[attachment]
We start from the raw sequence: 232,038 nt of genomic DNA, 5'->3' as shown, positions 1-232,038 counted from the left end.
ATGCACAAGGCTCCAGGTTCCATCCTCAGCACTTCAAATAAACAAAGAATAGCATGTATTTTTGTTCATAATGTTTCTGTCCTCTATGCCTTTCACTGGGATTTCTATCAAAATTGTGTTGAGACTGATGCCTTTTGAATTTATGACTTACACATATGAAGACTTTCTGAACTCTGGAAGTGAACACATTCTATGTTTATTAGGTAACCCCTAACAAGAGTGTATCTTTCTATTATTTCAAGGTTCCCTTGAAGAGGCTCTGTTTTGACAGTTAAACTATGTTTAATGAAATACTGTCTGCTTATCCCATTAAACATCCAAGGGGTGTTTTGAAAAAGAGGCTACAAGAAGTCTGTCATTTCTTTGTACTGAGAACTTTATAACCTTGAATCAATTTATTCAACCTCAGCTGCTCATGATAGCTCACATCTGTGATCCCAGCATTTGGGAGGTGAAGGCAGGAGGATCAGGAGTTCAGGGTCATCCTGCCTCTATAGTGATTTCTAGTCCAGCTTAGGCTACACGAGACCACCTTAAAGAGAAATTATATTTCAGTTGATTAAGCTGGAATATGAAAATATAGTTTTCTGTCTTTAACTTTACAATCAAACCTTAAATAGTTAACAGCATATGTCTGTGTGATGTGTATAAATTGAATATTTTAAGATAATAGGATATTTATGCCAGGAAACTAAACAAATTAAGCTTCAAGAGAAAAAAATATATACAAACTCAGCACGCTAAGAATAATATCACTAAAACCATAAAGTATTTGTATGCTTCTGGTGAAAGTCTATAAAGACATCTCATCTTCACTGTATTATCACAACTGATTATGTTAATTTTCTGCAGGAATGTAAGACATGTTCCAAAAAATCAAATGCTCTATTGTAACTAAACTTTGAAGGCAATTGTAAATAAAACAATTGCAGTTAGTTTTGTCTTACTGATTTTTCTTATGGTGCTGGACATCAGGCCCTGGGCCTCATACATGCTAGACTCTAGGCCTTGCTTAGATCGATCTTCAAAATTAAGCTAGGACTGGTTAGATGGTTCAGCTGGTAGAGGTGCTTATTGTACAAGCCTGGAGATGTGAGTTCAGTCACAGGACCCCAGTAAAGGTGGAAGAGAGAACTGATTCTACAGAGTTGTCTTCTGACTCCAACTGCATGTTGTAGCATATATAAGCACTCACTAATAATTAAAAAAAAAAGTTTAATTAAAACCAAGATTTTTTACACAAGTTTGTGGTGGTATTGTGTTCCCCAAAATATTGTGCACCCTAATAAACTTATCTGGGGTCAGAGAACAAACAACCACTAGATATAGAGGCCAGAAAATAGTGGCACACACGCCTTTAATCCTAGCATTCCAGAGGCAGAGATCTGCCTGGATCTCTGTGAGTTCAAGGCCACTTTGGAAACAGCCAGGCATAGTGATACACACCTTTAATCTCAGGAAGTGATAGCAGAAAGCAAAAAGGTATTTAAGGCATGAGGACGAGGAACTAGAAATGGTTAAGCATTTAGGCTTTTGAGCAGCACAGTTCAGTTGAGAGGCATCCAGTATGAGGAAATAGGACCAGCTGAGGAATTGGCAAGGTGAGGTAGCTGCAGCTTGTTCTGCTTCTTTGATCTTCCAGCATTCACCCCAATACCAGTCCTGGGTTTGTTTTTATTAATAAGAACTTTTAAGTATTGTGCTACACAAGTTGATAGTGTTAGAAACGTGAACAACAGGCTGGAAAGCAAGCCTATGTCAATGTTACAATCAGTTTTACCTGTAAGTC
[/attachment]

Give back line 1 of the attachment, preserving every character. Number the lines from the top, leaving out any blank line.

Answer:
We start from the raw sequence: 232,038 nt of genomic DNA, 5'->3' as shown, positions 1-232,038 counted from the left end.